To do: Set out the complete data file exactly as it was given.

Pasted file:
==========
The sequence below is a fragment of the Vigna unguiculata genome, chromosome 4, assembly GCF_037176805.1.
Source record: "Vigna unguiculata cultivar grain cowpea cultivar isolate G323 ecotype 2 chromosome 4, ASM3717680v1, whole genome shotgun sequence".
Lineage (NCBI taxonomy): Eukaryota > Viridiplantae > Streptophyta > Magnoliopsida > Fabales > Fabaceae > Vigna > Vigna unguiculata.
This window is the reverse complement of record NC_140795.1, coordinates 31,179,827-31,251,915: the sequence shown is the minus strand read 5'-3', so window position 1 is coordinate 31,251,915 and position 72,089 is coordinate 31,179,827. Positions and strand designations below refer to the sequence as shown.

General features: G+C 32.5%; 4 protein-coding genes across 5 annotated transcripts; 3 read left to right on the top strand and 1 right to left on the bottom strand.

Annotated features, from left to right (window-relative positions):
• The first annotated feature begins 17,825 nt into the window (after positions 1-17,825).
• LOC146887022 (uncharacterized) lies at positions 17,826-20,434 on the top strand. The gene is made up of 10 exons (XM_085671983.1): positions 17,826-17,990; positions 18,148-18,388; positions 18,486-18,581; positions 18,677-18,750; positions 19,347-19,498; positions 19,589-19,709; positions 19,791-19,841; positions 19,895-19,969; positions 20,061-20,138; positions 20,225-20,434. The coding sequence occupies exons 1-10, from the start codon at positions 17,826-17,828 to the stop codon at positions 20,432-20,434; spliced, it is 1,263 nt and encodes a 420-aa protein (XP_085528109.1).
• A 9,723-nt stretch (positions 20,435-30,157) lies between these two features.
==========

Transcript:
The sequence below is a fragment of the Vigna unguiculata genome, chromosome 4, assembly GCF_037176805.1.
Source record: "Vigna unguiculata cultivar grain cowpea cultivar isolate G323 ecotype 2 chromosome 4, ASM3717680v1, whole genome shotgun sequence".
Lineage (NCBI taxonomy): Eukaryota > Viridiplantae > Streptophyta > Magnoliopsida > Fabales > Fabaceae > Vigna > Vigna unguiculata.
This window is the reverse complement of record NC_140795.1, coordinates 31,179,827-31,251,915: the sequence shown is the minus strand read 5'-3', so window position 1 is coordinate 31,251,915 and position 72,089 is coordinate 31,179,827. Positions and strand designations below refer to the sequence as shown.

General features: G+C 32.5%; 4 protein-coding genes across 5 annotated transcripts; 3 read left to right on the top strand and 1 right to left on the bottom strand.

Annotated features, from left to right (window-relative positions):
• The first annotated feature begins 17,825 nt into the window (after positions 1-17,825).
• LOC146887022 (uncharacterized) lies at positions 17,826-20,434 on the top strand. The gene is made up of 10 exons (XM_085671983.1): positions 17,826-17,990; positions 18,148-18,388; positions 18,486-18,581; positions 18,677-18,750; positions 19,347-19,498; positions 19,589-19,709; positions 19,791-19,841; positions 19,895-19,969; positions 20,061-20,138; positions 20,225-20,434. The coding sequence occupies exons 1-10, from the start codon at positions 17,826-17,828 to the stop codon at positions 20,432-20,434; spliced, it is 1,263 nt and encodes a 420-aa protein (XP_085528109.1).
• A 9,723-nt stretch (positions 20,435-30,157) lies between these two features.